"It was a dusty street like any other, but suddenly, I was surrounded by 15 little girls -- 5, 6 and 7 years old -- who were aggressively soliciting me for sex," Jacobson said in a phone interview from his Manhattan apartment, now the headquarters of the Redlight Children Campaign he has co-founded to help fight child prostitution. "I was struggling to remove their hands, and most of them realized that I was not a potential client, but one of the littlest girls kept saying, 'I yum yum very good; I no money today, mama-san boxing me,' which meant the madam of her brothel would beat her up. I gave her $20 and walked away, but I knew I had to return and do something about this horrific problem."
In the summer of 2004, Jacobson did return to that dusty street and the adjacent brothels to film "Holly" -- accompanied by 40 bodyguards wielding M-16s to protect the cast and crew from gangsters.
The drama tells of Holly (Thuy Nguyen), a 12-year-old virgin, and Patrick (Ron Livingston), an American smuggler who becomes obsessed with saving her from the pervasive, government-backed industry. It proves to be a fool's errand, and while "Holly" has been lauded on the festival circuit (one reviewer called it "a work of serious, contemplative outrage"), it has also been criticized for "dousing its drama with the cold water of education," in the words of another.
Critics have also noted that it is among several recent films on sex trafficking, including "Trade" and the documentary, "Very Young Girls," which "is working its way into the popular culture since the U.S. Congress passed human trafficking legislation in 2000, said Carol Smolenski of ECPAT-USA (End Child Prostitution, Child Pornography and Trafficking of Children for Sexual Purposes-USA). An estimated 2 million child sex workers toil in what the United Nations deems the fastest growing criminal enterprise worldwide.
The hyper-realistic portrayal of such a child's life has made "Holly" a darling of human rights activists (the United Nations hosted a VIP screening with Sen. Hillary Rodham Clinton [D-N.Y.] on the host committee); The New York Times published two stories on the movie, one also focusing on the Red Light campaign, before it opened in New York two weeks ago, earning a No. 2 slot for all-around box office receipts.
While the prostitution drama may well recoup its budget of several million dollars, the effort was not about the money, Jacobson insisted. "I don't mean to offend anybody, but for me, this is a global crime against humanity, similar to the Holocaust," he said. "And once you see the film, you can no longer say you didn't realize the scope of the problem, only that you don't care."
Jacobson, 44, said it is no coincidence that almost everyone involved in making the film grew up in Israel, including the writer-director, Guy Moshe, and New York financiers Smadar and Amit Kort, who were so moved by early drafts of the script that they vowed to give Jacobson whatever he needed to produce it. "We're used to operating under stress, and making this film was like a miniwar," he said.
Jacobson drew on his experience in Israeli intelligence during the Lebanon War to research "how a 12-year-old prostitute really feels" in Phnom Penh. While posing as a pedophile client, he chatted with the girls, their pimps and clients in cafes and "bought" a time upstairs with various girls in order to photograph their rooms, which were tiny, dirty, and decorated with magazine cutouts of puppies and kittens (he would ask them to take a shower so he could snap pictures and tell them he wasn't in the mood when they returned.)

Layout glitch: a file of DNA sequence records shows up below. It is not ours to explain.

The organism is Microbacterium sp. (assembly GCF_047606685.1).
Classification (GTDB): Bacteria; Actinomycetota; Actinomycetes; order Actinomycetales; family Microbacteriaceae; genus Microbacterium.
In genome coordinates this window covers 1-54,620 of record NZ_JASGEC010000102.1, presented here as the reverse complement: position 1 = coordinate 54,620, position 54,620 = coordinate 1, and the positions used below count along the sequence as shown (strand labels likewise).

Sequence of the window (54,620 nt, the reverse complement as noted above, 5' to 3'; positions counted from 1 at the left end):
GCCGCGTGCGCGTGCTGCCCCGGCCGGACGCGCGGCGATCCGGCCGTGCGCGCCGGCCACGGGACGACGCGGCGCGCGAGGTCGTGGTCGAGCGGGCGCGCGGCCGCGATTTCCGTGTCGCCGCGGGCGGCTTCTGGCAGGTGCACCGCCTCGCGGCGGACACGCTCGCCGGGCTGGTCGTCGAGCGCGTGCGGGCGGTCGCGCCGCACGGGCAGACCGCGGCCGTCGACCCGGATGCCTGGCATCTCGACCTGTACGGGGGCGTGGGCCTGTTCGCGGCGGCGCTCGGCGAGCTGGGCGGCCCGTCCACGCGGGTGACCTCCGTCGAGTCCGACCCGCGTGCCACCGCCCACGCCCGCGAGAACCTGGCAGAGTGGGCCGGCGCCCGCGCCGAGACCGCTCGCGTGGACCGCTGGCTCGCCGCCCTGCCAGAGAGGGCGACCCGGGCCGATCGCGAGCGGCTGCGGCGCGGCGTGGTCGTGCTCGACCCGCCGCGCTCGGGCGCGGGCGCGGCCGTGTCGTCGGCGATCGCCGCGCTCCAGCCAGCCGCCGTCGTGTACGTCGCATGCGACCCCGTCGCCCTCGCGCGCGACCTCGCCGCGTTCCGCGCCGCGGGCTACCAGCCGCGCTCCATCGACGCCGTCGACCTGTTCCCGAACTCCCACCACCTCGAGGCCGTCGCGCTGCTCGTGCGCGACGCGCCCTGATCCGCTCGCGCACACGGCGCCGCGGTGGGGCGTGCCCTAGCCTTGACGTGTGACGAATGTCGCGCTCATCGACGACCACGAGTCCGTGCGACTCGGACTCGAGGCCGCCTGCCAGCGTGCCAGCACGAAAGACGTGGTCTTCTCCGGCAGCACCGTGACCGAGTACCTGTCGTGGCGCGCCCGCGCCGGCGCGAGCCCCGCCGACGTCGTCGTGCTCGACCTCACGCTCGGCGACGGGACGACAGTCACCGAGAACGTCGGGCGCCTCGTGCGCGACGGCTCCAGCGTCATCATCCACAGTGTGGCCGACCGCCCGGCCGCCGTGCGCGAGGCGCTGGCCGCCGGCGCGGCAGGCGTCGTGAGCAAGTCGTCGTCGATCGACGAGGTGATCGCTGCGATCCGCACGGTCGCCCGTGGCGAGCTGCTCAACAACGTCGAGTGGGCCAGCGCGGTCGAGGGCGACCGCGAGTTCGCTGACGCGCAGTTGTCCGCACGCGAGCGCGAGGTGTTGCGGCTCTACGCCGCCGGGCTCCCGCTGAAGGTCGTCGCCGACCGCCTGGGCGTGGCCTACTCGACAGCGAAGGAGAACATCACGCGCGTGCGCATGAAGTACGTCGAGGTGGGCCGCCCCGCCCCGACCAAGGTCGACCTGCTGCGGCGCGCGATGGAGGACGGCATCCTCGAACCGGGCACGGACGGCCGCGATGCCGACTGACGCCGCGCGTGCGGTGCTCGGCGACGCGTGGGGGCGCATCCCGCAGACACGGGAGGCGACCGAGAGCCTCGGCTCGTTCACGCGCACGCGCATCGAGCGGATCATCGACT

It took 15 drafts (and Moshe's reworking of the script) to get the tone just right: "Go a bit too far and the film becomes unbearable, and if you don't go far enough, it won't raise awareness," Jacobson said. The filmmakers included neither sex nor nudity in order to avoid exploiting the subject matter.
Moshe said he also drew on his Israeli military service -- in an elite special forces unit in the Gaza Strip during the intifada -- to make the film. His job was to seek out and arrest terrorists, and while he declined to elaborate, he would say, "You're still a child mentally, but you're thrown into situations and experiences that many much older people never go through. It makes you identify more with people enduring the bleaker side of life."
Because of their wartime experiences, neither Moshe nor Jacobson were alarmed when they received a call from Interpol agents just before they were to begin production, reporting that contracts had been taken out on their lives. The filmmakers were advised to leave the country immediately.
"Then just three days before the shoot, we learned officials were going to shut down the movie unless we paid them an obscene amount of money," Moshe said. "We had to negotiate with them around the clock, and that debacle ended with me counting out $60,000 in cash -- with a bodyguard standing behind me -- to a delegate with his own bodyguard."
Moshe and Jacobson smuggled the scenes shot each day to secret locations outside of Cambodia ("That meant I didn't see dailies until 17 days into the shoot," Moshe recalled), and a co-producer was detained at the airport as she tried to leave the country with much of the equipment (she laid low for a week by hiding in seedy hotels under an assumed name).
The scene based on Jacobson's memories of being solicited by a 5-year-old posed a different set of challenges. Moshe obtained his child actors from an orphanage run by a social worker, who wanted to help eradicate the real-life problem. In order to protect the girls, who did not speak English, he taught them their lines phonetically so they did not know what they were saying. ( Two psychologists were on the set.)
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